For the first time since visiting this area, the steam train passed during my walk. Right at the start. Its locomotive components and iron fittings groaned under an immense weight and power despite lubricated greaseports visible from my vantage point at the signalbox. It pushed three carriages filled with families and trainspotters peering out at this landscape. I’m curious to know what they thought of it.
Elsie and I sit by the river and wait for the train to return. Despite the sound of its distant whistle travelling downwind, we do not see it again. With my legs outstretched on the riverbank and Elsie’s chin resting on my knee, I hunch forward to write more details in my notebook. What strikes me is how little water we have found in an hour of walking. I look out over the fields and try to imagine the relief of this land long ago. There would have been trees and undulations here, and ponds and ditches and stacks of fallen branches collected by no one for firewood.
In such a place, life from the smallest fungi to the largest boar would have been free to move and migrate and fight and die. Genes and shit and behaviour and disease would have spread through this landscape in all directions, indifferent to human perceptions of order. Who then could have imagined such regimented terrain as exists today? Who then could have believed water would be so hard to come by; that so little life could be seen in all these acres; and that the richest habitat encountered by someone seeking diversity would be an overgrown, gradual ascent to a disused railway bridge? The connective pathways between territories have been lost here, and as such, the news of the rate of wildlife decline in England since the 1970s appears shocking but unsurprising.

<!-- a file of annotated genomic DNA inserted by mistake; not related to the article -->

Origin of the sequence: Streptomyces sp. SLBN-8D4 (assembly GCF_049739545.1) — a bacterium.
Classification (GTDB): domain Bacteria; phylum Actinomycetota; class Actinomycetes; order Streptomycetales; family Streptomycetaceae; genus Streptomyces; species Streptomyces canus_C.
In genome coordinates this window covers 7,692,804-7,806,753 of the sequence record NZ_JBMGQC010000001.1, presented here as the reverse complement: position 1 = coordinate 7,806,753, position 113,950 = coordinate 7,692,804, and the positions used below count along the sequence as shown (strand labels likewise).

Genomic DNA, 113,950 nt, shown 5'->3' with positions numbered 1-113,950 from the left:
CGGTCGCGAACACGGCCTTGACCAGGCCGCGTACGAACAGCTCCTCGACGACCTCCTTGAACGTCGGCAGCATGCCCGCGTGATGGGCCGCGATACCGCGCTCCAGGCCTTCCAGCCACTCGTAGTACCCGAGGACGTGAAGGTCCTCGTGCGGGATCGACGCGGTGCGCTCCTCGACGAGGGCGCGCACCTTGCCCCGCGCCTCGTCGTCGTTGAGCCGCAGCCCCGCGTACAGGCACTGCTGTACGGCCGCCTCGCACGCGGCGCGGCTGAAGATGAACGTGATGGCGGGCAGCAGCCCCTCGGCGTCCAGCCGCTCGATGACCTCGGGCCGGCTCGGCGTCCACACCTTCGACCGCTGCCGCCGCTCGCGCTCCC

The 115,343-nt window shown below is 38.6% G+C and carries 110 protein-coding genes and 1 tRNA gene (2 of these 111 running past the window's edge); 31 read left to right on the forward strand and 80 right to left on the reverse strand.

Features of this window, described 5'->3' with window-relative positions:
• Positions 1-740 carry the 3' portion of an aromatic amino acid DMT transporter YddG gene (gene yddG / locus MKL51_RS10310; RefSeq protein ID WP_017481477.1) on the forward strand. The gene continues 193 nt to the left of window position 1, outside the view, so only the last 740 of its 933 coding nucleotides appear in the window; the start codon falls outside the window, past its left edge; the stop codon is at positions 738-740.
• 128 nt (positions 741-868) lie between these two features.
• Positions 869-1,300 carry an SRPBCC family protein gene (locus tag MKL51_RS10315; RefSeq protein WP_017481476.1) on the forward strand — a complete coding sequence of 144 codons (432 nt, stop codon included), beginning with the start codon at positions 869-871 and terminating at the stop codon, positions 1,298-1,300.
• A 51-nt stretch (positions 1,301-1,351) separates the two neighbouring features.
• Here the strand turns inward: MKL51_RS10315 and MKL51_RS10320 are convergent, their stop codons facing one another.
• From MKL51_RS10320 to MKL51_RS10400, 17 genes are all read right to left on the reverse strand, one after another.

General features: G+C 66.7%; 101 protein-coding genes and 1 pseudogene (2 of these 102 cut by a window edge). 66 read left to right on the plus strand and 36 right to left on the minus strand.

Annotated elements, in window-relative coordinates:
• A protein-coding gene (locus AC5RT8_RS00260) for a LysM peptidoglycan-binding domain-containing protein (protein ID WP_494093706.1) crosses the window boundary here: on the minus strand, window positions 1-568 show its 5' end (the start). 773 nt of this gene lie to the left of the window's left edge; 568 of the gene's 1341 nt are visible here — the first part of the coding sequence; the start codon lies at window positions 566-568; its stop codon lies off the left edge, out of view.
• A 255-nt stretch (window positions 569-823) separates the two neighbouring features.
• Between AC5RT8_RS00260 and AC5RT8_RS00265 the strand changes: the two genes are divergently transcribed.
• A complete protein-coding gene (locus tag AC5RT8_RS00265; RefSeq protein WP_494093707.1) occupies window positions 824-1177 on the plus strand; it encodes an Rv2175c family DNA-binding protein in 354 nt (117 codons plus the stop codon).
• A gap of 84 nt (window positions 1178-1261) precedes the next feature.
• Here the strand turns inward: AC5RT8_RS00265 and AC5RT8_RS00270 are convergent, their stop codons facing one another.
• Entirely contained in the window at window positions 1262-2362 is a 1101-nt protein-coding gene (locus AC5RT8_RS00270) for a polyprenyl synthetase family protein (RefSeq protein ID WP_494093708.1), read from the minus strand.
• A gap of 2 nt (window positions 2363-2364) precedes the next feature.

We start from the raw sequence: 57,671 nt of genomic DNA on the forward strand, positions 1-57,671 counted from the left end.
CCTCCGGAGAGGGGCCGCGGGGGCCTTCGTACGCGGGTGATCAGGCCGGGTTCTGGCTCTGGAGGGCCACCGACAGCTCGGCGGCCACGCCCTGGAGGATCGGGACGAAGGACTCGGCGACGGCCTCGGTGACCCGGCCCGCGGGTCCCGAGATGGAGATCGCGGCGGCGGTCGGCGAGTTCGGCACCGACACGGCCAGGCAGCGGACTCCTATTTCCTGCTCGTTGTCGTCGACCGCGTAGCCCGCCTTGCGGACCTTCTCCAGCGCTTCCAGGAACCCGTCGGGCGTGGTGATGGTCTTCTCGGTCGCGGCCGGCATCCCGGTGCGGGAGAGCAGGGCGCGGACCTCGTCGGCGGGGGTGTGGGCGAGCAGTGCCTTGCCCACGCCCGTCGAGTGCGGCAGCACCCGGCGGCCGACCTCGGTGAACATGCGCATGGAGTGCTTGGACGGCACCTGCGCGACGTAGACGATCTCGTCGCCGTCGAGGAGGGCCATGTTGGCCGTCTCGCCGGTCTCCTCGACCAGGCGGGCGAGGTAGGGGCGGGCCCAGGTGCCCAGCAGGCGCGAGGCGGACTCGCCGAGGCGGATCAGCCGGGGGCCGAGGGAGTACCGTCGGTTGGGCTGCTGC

The temptation to account for all-that-is is strong. Post-enlightenment thought is freighted with the desire to order and improve. Sites of exclosure, proposed by George Monbiot in Feral (2014), demonstrate a different logic. The dense wedge of bramble and hawthorn and rosehip embodies the fecundity of an ecosystem that has been granted some semblance of agency in the materiality of the world, precisely because its slopes that served a purpose in human endeavour no longer do so. Abandoned and indifferent, this elevated outcrop has thrived. It has not been fenced off or isolated in any physical way, but via a social exclusion in which it exists as a liminal zone between the cost of its destruction and the productivity of the land around it. For now, the equations of mass agriculture can concede this impractical remainder, and it is through sites such as these that I continue to find hope that diversity will survive. Every bramble and unharvested blackthorn are to me a site of resistance, through which an emancipatory logic flows: an emancipatory logic of multiplicity and symbiosis sorely missing from the political landscapes of England today. Sites of exclosure can, in their own unpredictable and unquantifiable ways, fight and fight and fight against the monocultures of neoliberal thought, and, right now, that is all we can really hope to do.